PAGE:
g) yes - roller barrels have a very differnt progression curve to standard butterfly valves. This means they are less torquey at lower throttle input but allow greater flow of air at full throttle. As a result they are generally preferred for track use, if you want the upgrade power and get the air filter look, the preferred option by most is Jenvey throttle bodies. You can DIY this job but will require a rolling road session to tune it. Most Caterham specialists in your area will be able to do this for you if you would rather pay a mechanic. Cost is similar (if not slightly cheaper) to the Caterham equivalent roller barrels.

paul gee

Original Poster:

35 posts

28 months

Tuesday 9th February
quotequote all
Amris said:
Few extra notes below :-)

a) as the others have all stated try as many types of car as you can in your price range before deciding on a model. You'll be amazed at there different characteristics.
b) don't be put off by track days thinking they are scary things. If you do buy a Caterham join the lotus 7 cub, they do Botha. great handling day at Dunsfold and a number of novice track days a year where they can buddy you up with more experienced drivers so you have some confidence and somebody to walk you through any spanner checks etc. My opinion is unless you are buying a lower bhp car this is the only place Caterham really come alive.
c) No issues with front end lift, even on track above 100mph. Additionally if you want to refine the handling of your car there are a number of specialist who can do everything form flat flooring (~£300) to a full new suspension setup. But as I said earlier, every car is different so try a few and see what you think.
d) I have no issues with speed bumps etc, and can even get over a the thinner bolt down type in car packs with relative ease.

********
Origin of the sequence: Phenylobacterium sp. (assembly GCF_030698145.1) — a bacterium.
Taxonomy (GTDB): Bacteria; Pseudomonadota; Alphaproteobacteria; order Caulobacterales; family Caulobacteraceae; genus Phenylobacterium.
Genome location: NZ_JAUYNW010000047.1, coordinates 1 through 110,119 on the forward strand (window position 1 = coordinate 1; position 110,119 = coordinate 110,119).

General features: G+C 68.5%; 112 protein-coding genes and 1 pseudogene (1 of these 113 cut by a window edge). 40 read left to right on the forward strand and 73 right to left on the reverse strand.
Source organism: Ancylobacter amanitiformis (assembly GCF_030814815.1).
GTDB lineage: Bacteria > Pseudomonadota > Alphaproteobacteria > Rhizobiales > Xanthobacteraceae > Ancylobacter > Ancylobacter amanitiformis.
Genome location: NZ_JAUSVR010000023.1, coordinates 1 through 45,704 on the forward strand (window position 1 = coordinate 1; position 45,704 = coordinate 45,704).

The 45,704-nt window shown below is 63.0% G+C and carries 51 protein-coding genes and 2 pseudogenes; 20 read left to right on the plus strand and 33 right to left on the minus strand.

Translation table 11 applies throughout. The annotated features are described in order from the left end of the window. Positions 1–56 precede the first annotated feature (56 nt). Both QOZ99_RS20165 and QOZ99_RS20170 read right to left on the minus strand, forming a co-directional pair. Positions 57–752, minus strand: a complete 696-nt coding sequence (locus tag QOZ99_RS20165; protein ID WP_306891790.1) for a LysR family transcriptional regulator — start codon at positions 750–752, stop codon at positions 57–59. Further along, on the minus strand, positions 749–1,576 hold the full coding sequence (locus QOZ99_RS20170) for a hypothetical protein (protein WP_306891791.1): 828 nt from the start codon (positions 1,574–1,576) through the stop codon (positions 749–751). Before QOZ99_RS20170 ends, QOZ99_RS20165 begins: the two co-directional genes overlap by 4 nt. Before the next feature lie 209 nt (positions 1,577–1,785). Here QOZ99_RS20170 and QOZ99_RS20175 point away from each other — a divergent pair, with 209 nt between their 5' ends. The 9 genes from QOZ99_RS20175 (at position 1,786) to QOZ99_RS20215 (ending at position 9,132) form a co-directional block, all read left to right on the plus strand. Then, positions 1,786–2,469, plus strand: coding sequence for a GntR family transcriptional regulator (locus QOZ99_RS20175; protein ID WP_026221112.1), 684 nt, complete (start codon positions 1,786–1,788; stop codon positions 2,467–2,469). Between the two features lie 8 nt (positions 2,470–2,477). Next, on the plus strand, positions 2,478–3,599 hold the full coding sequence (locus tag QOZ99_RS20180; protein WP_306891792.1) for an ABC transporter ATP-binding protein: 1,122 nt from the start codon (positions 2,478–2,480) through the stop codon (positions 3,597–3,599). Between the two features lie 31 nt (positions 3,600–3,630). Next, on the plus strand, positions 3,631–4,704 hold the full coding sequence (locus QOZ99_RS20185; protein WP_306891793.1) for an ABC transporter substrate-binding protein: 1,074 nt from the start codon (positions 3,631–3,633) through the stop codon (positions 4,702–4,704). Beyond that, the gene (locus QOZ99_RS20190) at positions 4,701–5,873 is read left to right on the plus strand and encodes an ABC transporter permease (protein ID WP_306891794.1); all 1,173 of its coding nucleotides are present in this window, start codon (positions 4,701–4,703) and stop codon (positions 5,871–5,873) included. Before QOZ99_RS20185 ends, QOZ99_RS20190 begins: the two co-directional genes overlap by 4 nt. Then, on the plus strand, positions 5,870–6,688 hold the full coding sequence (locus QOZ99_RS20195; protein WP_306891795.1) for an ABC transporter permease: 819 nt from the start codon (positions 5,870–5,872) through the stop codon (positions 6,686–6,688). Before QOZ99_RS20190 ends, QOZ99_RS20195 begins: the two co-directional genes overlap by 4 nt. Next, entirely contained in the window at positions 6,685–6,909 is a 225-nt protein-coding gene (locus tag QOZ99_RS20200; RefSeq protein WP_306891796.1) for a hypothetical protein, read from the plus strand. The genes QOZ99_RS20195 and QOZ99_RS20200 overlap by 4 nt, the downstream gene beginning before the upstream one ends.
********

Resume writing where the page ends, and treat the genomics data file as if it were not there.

e) to be frank these are not the safest cars, my option is front and rear collision you are probably fine, side impact and you're in trouble. If your concerned get a cage and side impact bars. Cages come in all shapes and sizes with some fitting under a standard weather hood etc. But as a general rule, the FIA track day bar is stronger and safer.
f) no idea sorry, great car with is larger 2.3 engine, suffers from a very hot foot well though I hear. Good car for touring due to is independent rear suspension and wider track. Very comfy
g) yes - roller barrels have a very differnt progression curve to standard butterfly valves. This means they are less torquey at lower throttle input but allow greater flow of air at full throttle. As a result they are generally preferred for track use, if you want the upgrade power and get the air filter look, the preferred option by most is Jenvey throttle bodies. You can DIY this job but will require a rolling road session to tune it. Most Caterham specialists in your area will be able to do this for you if you would rather pay a mechanic. Cost is similar (if not slightly cheaper) to the Caterham equivalent roller barrels.
Hi Amris, thanks so much.Good news from everyone about front end lift and speed bumps. Funnily enough one lad recently reckoned the Caterham roller barrel throttle upgrade actually improves low speed driveability but everyone else said the same as you. Obviously the only upgrade that doesn't invalidate the Catrerham warranty is their own one. I'll possibly wait till I'm out of waranty after 2 years and get the Jenveys. Does seem odd that the CSR was discontinued as it is so highly rated by all who drove one

_Bandit_

772 posts

159 months

Tuesday 9th February
quotequote all
Paul if you’re looking at throttle body options then definitely speak to Stuart at Premier Power, the F225 upgrade is bespoke and from what I’ve heard is fantastic quality.
http://premierpowerengines.com/premier-power-f225-...

BertBert

14,875 posts